Basel III should increase capital levels significantly over the previous regime but it does so “using highly complex modelling tools that rely on a set of subjective, simplifying assumptions to align a firm's capital and risk profiles”. Hoening suggests that much of its complexity derives from the complexities and conflicts embedded in the combination of commercial banking and broker/dealer activities.

He argues that a ratio of tangible equity to tangible assets would serve the system better, as a “simple measure” which would serve as a “demanding minimum capital requirement”. This approach would be more transparent and enable investors to compare the capital position of firms. Moreover, it would make it easier for policy makers to quantify the impacts of reforms in the future. Also, bank executives would be able to understand regulations better and restructure their businesses. He believes that international capital rules which are simple, understandable and enforceable, would also generate less regulatory arbitrage and gaming and potentially make the financial system safer.

Would such a dramatic re-direction in the current global approach bring the full benefits Hoenig envisages? It seems and worthy of further consideration, given uncertainties about whether even the Basel III measures will protect our markets from the turmoil of further bank failures.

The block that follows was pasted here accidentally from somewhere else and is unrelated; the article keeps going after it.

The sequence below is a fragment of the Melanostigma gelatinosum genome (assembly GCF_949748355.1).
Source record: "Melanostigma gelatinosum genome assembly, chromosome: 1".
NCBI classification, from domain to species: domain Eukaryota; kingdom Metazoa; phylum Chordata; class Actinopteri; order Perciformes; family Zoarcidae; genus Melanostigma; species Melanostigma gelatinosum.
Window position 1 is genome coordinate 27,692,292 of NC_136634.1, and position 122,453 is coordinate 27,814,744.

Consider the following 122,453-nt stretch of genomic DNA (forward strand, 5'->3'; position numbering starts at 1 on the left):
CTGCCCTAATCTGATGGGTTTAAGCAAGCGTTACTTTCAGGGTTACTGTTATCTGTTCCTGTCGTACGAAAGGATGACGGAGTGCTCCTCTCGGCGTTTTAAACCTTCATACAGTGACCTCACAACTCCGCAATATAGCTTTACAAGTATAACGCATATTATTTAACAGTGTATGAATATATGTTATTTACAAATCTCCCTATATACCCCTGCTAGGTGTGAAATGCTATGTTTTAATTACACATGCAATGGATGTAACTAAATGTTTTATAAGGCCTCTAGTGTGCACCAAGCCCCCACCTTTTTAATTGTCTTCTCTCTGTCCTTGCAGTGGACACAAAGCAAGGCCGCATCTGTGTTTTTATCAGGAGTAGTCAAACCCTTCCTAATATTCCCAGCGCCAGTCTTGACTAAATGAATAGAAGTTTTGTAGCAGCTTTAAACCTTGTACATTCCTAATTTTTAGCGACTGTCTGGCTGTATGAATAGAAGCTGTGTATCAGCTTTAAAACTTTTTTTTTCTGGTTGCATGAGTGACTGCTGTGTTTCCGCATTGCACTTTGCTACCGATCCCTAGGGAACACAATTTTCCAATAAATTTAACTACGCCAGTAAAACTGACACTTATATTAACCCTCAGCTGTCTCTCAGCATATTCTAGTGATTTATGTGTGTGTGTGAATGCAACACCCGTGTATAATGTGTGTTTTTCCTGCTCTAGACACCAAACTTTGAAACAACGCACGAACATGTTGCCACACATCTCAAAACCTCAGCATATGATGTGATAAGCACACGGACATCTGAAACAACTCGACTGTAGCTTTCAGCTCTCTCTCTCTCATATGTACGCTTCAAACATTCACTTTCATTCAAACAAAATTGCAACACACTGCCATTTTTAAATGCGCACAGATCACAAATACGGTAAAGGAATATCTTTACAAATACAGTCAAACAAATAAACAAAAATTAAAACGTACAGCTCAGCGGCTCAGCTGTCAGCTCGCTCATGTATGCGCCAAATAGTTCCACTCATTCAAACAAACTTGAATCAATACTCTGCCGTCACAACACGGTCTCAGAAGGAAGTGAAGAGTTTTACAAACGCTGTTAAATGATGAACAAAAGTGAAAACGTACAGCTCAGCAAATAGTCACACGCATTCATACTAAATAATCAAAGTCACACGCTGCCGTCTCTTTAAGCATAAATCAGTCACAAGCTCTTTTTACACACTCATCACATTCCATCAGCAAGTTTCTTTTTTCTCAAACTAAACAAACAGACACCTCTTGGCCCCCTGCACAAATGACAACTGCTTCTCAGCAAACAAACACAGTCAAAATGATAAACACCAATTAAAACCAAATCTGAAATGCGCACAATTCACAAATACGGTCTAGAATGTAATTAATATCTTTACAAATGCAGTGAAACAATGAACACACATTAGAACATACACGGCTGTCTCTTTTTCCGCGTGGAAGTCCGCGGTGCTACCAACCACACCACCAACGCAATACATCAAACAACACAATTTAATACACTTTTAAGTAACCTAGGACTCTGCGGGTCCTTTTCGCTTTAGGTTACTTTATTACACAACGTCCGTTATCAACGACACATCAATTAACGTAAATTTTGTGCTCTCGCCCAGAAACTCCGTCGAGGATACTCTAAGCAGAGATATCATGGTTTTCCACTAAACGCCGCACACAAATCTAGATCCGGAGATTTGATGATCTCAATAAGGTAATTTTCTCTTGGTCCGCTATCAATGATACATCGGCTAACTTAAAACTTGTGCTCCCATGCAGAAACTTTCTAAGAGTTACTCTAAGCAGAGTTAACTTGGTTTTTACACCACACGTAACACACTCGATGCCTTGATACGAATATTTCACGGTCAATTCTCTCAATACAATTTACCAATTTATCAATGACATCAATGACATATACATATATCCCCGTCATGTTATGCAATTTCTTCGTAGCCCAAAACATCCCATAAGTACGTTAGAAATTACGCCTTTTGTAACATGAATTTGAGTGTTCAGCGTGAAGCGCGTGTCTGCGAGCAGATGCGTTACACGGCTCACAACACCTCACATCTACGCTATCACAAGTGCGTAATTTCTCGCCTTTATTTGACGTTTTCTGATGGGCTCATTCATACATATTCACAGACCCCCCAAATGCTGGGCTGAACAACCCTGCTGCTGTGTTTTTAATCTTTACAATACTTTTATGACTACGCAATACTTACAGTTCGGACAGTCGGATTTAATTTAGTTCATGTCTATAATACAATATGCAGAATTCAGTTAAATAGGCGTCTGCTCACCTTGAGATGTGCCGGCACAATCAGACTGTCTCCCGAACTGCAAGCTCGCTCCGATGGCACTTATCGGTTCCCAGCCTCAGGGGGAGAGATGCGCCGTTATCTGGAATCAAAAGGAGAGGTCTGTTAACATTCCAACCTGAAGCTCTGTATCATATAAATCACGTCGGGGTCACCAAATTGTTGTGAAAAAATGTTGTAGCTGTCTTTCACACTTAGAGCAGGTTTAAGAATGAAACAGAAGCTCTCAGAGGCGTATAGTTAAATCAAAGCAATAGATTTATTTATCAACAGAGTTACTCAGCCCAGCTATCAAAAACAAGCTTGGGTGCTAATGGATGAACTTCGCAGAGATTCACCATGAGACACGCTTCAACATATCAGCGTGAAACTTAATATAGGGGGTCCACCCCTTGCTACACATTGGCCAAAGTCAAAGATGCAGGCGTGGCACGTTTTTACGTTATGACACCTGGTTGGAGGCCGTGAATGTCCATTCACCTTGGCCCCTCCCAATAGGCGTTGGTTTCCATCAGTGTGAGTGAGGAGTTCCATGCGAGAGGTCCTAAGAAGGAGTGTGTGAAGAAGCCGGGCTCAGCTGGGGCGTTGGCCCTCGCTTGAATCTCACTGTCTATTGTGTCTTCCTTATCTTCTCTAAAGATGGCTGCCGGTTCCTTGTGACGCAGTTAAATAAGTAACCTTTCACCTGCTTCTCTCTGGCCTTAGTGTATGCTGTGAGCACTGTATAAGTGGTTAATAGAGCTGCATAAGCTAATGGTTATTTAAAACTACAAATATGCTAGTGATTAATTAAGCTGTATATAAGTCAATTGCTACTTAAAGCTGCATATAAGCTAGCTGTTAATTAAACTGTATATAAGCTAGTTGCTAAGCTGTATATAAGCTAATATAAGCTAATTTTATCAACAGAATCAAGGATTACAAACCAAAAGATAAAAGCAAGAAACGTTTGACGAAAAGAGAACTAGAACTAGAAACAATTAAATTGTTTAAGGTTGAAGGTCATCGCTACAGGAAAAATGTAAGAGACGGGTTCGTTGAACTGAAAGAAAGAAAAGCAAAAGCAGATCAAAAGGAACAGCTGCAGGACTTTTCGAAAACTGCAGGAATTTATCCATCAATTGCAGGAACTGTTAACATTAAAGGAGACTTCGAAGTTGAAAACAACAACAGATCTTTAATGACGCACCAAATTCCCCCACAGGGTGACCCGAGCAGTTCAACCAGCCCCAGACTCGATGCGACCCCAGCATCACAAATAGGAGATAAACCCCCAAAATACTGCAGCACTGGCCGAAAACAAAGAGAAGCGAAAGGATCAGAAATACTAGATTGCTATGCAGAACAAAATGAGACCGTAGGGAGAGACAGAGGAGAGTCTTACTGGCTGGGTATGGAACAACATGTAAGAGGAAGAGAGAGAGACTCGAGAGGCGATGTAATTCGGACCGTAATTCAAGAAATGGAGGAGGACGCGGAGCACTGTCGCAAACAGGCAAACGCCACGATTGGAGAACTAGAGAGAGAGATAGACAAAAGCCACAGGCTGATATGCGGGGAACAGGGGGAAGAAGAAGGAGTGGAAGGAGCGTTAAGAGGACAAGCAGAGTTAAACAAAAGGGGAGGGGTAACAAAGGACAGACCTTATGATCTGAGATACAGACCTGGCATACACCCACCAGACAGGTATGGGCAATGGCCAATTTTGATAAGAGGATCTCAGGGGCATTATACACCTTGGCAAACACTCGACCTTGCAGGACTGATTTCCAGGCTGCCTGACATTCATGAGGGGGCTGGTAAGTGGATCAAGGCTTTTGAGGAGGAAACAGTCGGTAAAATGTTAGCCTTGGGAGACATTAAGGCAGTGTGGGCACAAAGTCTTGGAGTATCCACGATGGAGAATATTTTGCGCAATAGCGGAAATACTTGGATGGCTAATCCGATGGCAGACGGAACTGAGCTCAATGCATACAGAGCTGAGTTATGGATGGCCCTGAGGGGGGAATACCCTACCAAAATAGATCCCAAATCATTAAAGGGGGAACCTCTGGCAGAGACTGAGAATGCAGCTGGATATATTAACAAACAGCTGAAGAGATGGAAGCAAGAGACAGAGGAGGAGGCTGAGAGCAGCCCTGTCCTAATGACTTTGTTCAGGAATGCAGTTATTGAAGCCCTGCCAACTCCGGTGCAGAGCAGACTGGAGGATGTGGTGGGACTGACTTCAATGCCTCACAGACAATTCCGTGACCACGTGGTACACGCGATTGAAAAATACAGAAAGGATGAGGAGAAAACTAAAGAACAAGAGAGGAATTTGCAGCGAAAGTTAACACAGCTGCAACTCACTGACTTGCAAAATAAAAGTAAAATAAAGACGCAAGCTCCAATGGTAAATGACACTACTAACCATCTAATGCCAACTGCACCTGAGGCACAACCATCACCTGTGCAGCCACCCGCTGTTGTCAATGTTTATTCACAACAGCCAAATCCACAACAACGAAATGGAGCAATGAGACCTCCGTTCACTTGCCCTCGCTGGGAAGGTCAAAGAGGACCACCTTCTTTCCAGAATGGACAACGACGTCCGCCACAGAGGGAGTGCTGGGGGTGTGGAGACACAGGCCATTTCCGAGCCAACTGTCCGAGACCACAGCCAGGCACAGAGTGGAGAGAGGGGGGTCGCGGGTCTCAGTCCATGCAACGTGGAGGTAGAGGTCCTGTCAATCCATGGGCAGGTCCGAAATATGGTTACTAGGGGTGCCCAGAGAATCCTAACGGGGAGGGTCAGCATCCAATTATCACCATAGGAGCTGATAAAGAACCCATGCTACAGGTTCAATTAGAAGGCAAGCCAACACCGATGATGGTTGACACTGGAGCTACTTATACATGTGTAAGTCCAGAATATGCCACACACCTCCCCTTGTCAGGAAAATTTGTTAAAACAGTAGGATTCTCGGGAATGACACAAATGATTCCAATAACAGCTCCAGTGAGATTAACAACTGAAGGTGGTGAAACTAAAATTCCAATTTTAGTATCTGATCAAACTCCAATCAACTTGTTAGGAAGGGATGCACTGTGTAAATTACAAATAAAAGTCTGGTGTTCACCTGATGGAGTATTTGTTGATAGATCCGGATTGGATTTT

Regulatory Round-up

The LIBOR scandal has been under the spotlight this month; the International Organization of Securities Commissions (IOSCO) announced the establishment of a Board Level Task Force on Financial Market Benchmarks on 14 September. The task force is mandated to identify relevant benchmark-related policy issues and develop global policy guidance and principles for benchmark-related activities of particular relevance to market regulators. The ECON Committee also published the responses to its consultation on market manipulation. The consultation looked for feedback on what measures should be taken to ensure integrity and quality of all benchmarks; to improve investor confidence in light of the scandal; and to increase transparency around the operation and governance of benchmarks. Next week the UK Government’s Wheatley Review will publish its final proposals, which are likely to influence international developments.